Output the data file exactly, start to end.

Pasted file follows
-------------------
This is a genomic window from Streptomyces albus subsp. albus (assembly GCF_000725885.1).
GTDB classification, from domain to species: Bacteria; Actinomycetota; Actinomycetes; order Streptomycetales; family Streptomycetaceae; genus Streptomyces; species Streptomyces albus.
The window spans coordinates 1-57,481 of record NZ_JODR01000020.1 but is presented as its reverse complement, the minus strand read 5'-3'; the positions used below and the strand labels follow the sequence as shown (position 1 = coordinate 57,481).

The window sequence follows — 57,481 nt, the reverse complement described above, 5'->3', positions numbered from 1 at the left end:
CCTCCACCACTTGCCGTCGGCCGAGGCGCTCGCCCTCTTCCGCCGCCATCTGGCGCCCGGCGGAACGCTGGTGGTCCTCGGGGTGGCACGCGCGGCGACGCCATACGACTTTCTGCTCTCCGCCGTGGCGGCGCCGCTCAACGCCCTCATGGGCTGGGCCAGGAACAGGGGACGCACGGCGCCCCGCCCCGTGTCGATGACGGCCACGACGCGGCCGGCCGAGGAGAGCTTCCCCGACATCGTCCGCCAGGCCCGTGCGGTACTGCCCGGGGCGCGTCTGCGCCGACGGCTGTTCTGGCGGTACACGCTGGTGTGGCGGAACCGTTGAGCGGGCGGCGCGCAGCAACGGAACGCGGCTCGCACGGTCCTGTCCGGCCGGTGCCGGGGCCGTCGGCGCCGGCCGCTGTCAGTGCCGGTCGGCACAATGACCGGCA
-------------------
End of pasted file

This is a genomic window from Streptomyces albus subsp. albus (assembly GCF_000725885.1).
GTDB classification, from domain to species: Bacteria; Actinomycetota; Actinomycetes; order Streptomycetales; family Streptomycetaceae; genus Streptomyces; species Streptomyces albus.
The window spans coordinates 1-57,481 of record NZ_JODR01000020.1 but is presented as its reverse complement, the minus strand read 5'-3'; the positions used below and the strand labels follow the sequence as shown (position 1 = coordinate 57,481).

The window sequence follows — 57,481 nt, the reverse complement described above, 5'->3', positions numbered from 1 at the left end:
CCTCCACCACTTGCCGTCGGCCGAGGCGCTCGCCCTCTTCCGCCGCCATCTGGCGCCCGGCGGAACGCTGGTGGTCCTCGGGGTGGCACGCGCGGCGACGCCATACGACTTTCTGCTCTCCGCCGTGGCGGCGCCGCTCAACGCCCTCATGGGCTGGGCCAGGAACAGGGGACGCACGGCGCCCCGCCCCGTGTCGATGACGGCCACGACGCGGCCGGCCGAGGAGAGCTTCCCCGACATCGTCCGCCAGGCCCGTGCGGTACTGCCCGGGGCGCGTCTGCGCCGACGGCTGTTCTGGCGGTACACGCTGGTGTGGCGGAACCGTTGAGCGGGCGGCGCGCAGCAACGGAACGCGGCTCGCACGGTCCTGTCCGGCCGGTGCCGGGGCCGTCGGCGCCGGCCGCTGTCAGTGCCGGTCGGCACAATGACCGGCA